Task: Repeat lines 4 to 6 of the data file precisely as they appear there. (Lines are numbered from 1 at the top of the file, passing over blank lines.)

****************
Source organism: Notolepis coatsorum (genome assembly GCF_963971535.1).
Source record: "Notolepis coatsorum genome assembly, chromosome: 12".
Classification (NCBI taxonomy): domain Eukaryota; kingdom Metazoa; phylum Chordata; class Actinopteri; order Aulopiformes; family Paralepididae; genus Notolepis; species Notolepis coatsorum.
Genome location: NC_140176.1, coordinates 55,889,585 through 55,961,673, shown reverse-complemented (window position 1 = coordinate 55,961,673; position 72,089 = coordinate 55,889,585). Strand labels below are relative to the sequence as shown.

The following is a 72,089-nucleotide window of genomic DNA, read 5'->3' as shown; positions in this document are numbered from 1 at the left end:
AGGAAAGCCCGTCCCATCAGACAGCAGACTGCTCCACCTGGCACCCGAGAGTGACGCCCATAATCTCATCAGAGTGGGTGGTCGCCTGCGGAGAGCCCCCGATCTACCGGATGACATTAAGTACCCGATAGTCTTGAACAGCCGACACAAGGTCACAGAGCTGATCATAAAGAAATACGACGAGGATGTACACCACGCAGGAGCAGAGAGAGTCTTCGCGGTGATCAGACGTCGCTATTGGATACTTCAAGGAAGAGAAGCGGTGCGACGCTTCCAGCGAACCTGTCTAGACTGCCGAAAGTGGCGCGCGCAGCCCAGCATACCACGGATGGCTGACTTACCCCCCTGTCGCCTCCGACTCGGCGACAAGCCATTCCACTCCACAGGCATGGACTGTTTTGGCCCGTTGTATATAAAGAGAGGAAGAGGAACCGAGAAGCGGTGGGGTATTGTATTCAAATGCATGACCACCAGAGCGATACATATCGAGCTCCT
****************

Genome location: NC_140176.1, coordinates 55,889,585 through 55,961,673, shown reverse-complemented (window position 1 = coordinate 55,961,673; position 72,089 = coordinate 55,889,585). Strand labels below are relative to the sequence as shown.

The following is a 72,089-nucleotide window of genomic DNA, read 5'->3' as shown; positions in this document are numbered from 1 at the left end:
AGGAAAGCCCGTCCCATCAGACAGCAGACTGCTCCACCTGGCACCCGAGAGTGACGCCCATAATCTCATCAGAGTGGGTGGTCGCCTGCGGAGAGCCCCCGATCTACCGGATGACATTAAGTACCCGATAGTCTTGAACAGCCGACACAAGGTCACAGAGCTGATCATAAAGAAATACGACGAGGATGTACACCACGCAGGAGCAGAGAGAGTCTTCGCGGTGATCAGACGTCGCTATTGGATACTTCAAGGAAGAGAAGCGGTGCGACGCTTCCAGCGAACCTGTCTAGACTGCCGAAAGTGGCGCGCGCAGCCCAGCATACCACGGATGGCTGACTTACCCCCCTGTCGCCTCCGACTCGGCGACAAGCCATTCCACTCCACAGGCATGGACTGTTTTGGCCCGTTGTATATAAAGAGAGGAAGAGGAACCGAGAAGCGGTGGGGTATTGTATTCAAATGCATGACCACCAGAGCGATACATATCGAGCTCCT